A/N: I know this has been done before, but this wouldn't leave me alone so I hope you'll put up with me while I write this. This is also my first case fic so I'd love getting your feedback on this as well. I like to think I know what I'm talking about. I did take a forensic anthropology class last semester but it was just an introductory class so I may need some help. Please let me know what you think!

"So where was the body found exactly?"

"The body was found in the storage shed hidden behind the rakes and lawn mower. Not quite fully decomposed apparently."

"Who found it?"

"Neighbor who needed to borrow a hose, apparently."

"Who is it?"

"Jeez, Bones, what's with the third degree? Calm down, I'm getting there. Neighbor ID'd the body as Thomas Kerr. Lived with his daughter…"

"Where is she?"

"Bones, she's missing. FBI techs searched the house and they can't find her."

The partners were sitting in Booth's SUV, driving to the scene on the outskirts of suburban D.C. Brennan sighed. Placing her elbow on the armrest, she pinched the bridge of her nose in frustration with one hand while taking the preliminary case file from Booth with the other.

"Thomas Kerr," she repeated out loud, "forty-seven, widower. Wife died in a single-car accident twelve years ago. Their daughter was three when the accident occurred."

"Hadley Kerr, fifteen. There's an Amber alert out for her, but we don't know much so it may not be much use. Caucasian female, about five and a half feet tall, long brown hair, and blue eyes. That's what we got from the neighbor," Booth finished for her.

They pulled up to the small, modest house, now bustling with crime scene techs and junior agents all helping out with the case. Booth led her to the body, which Cam was already hovering over the remains.

"This is definitely your area of expertise, Dr. Saroyan," Dr. Brennan used as a greeting. She was right. The body had too much flesh for her.

"Well, I'm pretty much done with my examination here. After I'm done with the autopsy at the lab, give it forty-eight hours…more or less…and you can have the bones after the beetles are done with it," Cam bargained.

Brennan simply nodded and started to walk away.

"Hold up! You find anything interesting, Cam?" Booth asked.

"It looks like our victim was beaten over the head with something and then stomped on. These are definite footprints," she said, pointing to the impressions on his chest, "I'll have Angela try to match the exact shoe brand and size. There are some particulates in the prints I'm going to have Hodgins pull."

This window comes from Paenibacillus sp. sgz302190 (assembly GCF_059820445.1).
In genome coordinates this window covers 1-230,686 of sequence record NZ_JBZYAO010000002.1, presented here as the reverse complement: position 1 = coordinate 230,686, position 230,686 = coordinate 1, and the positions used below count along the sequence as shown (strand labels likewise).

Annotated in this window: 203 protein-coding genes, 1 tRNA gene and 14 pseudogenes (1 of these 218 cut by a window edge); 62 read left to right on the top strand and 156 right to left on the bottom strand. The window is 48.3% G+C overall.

"Got it," Booth said, taking notes on his small notepad, "Thanks, Camille."

"No problem, Seeley."

"Ooh-kay, Bones, you ready to go question the neighbor?" Booth cried out, not realizing his partner was no longer by his side. Cam chuckled a bit to herself.

"Bones, where'd ya go?" Booth ran around the small property, finally catching up to her as she stood over a small door in the ground.

She didn't say anything but only gave him a smug look.

"What's that?" he asked.

"It's a storm shelter."


"Did the FBI techs look for the girl in here?"

Booth gave her a knowing look and pulled open the storm shelter door. Hadley looked up at them and wiggled back farther back into her spot in the corner of the small shelter.

"Dad's dead, isn't he?"

The partners looked at each other, neither knowing what to say to the girl. She didn't seem scared, but she wasn't about to willing leave the safety of the storm shelter either.

Booth yelled to one of the junior agents to have the Amber alert canceled and have an ambulance called. The girl was safe, for the most part.

"It seems that way. We're going to confirm with dental records but it does seem that your father is dead. I'm so sorry, Hadley," Brennan said.

"Well, can you just say that you never found me or something? I don't have any family. And I'm not going to an orphanage or whatever they do with kids like me."